I am an electrophysiologist. I implant devices, perform electrophysiological studies, induce arrhythmias, and ablate left and right. I needed an escape!
And so . . .
It is 4:00 AM on August 4, 2001. I am lying in bed, thinking about the ocean waves and my best buddy, Justin. Justin is almost 9 years old. He is athletic, fun to be with, but most of all, he dreams of beaches. He dreams of the sand, the waves, the bumps, and of course the sandbars. As I lie in bed, I think “wouldn’t it be great to wake up my buddy and escape to Quogue.” Quogue is a quiet New England-like hamlet located on the Atlantic Ocean on Long Island, New York. As I lie there, I dream of the beach, the waves, the surf, the sand, stopping for breakfast in Westhampton, and a morning of fun and frolic. So, I get out of bed and go next door to Justin’s room. There he is, fast asleep, almost angelic, cuddled underneath the blanket. I quietly stroll in and say, “Justin, would you like to go to the beach?” Justin awakes and sleepily asks, “Can we?” I say, “Sure, but you’ll have to get two bathing suits and two shirts, and you have to put your shoes on.” He pops out of bed and gets ready while I grab my clothes, some snacks, and towels. We load up our green Toyota Camry wagon and away we go. As I pull out of the driveway, I grab the New York Times and then head east on the Long Island Expressway to beach heaven. As we drive, we munch on Wheaties and Justin sips chocolate milk while I drink orange juice from a water bottle. We laugh and joke about fun on the beach and talk baseball.
Justin recounts the most amazing catch by Yankee Bernie Williams in which he leaped through the air to catch a fly ball to give the Yankees a 4–2 win against the Anaheim Angels. As we pull off the highway into Westhampton, we stop at a small bakery to get a chocolate croissant, and I grab a cup of hazelnut coffee. We drove from Westhampton to Quogue and pull into the Quogue Village beach. Justin grabs his baseball bat and balls. I grab the towels, the newspaper, the food, and a chair, and we are off to the beach.
The weather is slightly overcast, and the surf is rough with a strong undertow, so we did not venture far into the waves. But what we do is escape! We have a great catch on the beach. I toss three-dozen tennis balls up towards Justin and he proceeds to catch most of them. He then pretends to be a great pitcher for the New York Mets, throwing balls at my glove with amazing speed for a 9 year old. We then go for a jog up and down the beach and frolic at the edge of the surf. Returning to our beach stuff, we pack it in before the beach formally opens at 10 AM. We shower, load up the car, and pull away towards home. With that, you would think that our adventure is over in Quogue . . .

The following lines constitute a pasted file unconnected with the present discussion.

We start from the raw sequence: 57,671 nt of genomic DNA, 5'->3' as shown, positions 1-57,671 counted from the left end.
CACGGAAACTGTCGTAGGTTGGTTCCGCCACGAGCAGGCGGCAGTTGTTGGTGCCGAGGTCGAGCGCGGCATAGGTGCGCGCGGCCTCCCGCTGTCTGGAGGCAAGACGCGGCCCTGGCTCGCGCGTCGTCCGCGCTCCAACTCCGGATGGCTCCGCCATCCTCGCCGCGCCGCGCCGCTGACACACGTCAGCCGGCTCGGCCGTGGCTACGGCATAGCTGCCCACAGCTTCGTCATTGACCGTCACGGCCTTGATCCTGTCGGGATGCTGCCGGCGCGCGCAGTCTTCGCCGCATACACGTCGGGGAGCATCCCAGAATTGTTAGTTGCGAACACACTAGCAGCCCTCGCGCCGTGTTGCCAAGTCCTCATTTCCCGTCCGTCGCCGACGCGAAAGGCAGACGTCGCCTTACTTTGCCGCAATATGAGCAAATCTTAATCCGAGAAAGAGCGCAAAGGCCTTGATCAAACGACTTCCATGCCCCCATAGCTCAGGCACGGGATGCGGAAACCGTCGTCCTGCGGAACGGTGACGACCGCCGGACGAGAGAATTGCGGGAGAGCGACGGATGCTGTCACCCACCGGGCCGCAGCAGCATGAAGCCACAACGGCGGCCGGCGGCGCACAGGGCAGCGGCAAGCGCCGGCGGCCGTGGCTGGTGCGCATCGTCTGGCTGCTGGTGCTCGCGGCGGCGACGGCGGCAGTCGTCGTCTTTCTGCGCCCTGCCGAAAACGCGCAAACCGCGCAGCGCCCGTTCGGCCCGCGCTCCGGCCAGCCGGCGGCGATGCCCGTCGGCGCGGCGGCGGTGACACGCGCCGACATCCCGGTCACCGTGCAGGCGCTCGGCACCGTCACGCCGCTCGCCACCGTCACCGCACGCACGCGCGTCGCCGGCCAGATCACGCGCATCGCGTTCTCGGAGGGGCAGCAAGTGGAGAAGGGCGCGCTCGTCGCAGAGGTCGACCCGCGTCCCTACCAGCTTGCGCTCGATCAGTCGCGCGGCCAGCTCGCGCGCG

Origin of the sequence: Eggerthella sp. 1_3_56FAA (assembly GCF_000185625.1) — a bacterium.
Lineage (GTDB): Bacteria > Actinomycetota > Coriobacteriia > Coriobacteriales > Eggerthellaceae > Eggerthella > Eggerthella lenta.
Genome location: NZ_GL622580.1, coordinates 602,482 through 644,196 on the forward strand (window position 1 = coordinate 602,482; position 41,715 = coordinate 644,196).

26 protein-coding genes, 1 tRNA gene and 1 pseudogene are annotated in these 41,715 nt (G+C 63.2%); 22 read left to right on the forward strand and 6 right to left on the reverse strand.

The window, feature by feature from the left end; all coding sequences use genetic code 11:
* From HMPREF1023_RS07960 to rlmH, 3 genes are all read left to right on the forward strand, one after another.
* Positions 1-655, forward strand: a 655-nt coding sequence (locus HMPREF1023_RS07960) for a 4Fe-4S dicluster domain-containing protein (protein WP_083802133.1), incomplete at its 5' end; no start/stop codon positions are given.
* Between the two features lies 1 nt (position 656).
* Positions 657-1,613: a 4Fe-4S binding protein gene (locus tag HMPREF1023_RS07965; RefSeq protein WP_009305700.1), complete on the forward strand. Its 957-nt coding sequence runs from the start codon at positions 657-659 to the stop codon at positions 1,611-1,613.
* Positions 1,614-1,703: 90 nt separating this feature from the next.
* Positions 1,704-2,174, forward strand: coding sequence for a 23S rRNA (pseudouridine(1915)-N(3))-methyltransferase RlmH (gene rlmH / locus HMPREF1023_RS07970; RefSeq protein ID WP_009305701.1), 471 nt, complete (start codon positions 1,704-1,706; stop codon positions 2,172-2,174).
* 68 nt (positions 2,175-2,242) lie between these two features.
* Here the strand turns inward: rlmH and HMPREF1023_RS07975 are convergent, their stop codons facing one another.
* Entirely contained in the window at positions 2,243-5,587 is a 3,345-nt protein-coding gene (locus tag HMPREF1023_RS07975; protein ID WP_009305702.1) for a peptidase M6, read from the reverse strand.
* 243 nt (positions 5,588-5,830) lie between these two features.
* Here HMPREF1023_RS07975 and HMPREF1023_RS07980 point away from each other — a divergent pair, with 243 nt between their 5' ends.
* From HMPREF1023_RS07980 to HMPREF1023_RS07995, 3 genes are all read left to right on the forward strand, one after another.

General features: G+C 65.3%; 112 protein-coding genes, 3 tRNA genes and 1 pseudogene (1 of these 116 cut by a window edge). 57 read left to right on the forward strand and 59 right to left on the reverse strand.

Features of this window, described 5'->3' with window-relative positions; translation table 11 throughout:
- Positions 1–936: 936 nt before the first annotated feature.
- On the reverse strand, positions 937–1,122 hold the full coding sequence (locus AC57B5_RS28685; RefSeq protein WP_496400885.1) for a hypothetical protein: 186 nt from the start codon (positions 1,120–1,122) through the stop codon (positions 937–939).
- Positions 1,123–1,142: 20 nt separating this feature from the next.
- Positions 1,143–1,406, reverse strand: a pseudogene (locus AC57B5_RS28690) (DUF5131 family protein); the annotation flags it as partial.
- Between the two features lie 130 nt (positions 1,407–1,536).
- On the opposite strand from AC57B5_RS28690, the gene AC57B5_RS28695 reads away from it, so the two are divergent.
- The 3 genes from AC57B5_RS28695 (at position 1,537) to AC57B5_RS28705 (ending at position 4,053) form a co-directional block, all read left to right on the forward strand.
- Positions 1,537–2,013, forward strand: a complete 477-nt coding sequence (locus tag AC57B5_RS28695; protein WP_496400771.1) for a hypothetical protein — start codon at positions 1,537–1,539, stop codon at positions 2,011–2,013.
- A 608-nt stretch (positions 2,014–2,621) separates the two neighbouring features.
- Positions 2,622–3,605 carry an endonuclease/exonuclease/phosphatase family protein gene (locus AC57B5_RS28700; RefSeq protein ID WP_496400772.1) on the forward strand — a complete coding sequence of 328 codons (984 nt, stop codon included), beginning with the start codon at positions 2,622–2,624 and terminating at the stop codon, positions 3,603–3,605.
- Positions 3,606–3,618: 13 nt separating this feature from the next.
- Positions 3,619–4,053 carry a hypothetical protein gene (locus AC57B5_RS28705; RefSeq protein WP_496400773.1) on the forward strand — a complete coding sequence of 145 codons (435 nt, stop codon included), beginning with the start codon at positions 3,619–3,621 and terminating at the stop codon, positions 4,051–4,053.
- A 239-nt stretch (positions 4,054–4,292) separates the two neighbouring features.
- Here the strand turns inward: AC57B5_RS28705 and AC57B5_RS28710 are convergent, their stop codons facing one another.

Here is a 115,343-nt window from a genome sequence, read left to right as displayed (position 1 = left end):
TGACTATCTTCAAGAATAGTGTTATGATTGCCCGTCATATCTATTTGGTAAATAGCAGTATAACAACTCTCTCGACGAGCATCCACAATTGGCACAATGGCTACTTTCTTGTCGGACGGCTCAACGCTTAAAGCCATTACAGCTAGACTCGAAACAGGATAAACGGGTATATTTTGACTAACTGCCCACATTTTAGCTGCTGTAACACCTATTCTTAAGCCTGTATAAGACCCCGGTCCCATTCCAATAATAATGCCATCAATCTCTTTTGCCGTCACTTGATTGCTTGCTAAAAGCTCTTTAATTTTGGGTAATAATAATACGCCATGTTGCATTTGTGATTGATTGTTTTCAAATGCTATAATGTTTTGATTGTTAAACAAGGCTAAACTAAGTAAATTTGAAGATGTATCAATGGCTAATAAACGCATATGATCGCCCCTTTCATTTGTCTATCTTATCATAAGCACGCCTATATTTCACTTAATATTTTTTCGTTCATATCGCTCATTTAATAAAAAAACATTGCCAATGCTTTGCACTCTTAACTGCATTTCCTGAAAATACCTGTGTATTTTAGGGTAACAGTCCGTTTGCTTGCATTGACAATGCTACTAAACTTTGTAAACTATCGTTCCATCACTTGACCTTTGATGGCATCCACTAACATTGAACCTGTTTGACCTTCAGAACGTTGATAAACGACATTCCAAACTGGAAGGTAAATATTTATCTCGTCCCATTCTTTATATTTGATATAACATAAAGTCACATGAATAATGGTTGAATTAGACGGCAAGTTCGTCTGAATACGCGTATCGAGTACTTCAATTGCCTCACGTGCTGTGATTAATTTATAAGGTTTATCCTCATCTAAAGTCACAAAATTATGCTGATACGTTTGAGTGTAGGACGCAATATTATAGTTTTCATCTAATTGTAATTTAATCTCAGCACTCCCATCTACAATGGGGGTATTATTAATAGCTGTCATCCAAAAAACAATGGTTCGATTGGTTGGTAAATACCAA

but, . . .
It is only the beginning. As we pull on to the Long Island Expressway, I notice a blue helicopter hovering above us and I say, “Hey Justin, look at that helicopter.” Justin says “WOW” and I ask, “Why is it just hovering there right above the highway?” As we pull closer and closer to the helicopter, we see a red jeep turned over on its side and another car badly damaged. I then see an ambulance, which has just arrived on the scene, and a group of men trying to revive a man. I pull off to the side of the road, and I ask, “What’s happening?”
I’m told that a man had passed out while driving and got into a bad accident. They say they are attempting to help this man and bring him back to life. I tell them that I am a doctor who specializes in heart rhythms, and they ask whether I would help. I respond, “Sure,” and tell Justin, “stay in the car and do not move. I will be back. I am going to try to help save this man.” So I approach the scene where a group of firemen and paramedics are trying to help the injured man. He does not have a rhythm. His heart is not beating. They are trying to perform CPR and circulate blood throughout his body. He is hooked up to an external pacemaker/defibrillator that shows “ventricular fibrillation.” I proceed to shock him . . . 360 Joules, asystole, CPR, epinephrine, external pacing, ventricular fibrillation shock, epi, Lidocaine, etc, etc., until we restore sinus rhythm and he has a pulse and blood pressure. We then transfer him by stretcher to the helicopter for transport to the nearest hospital.
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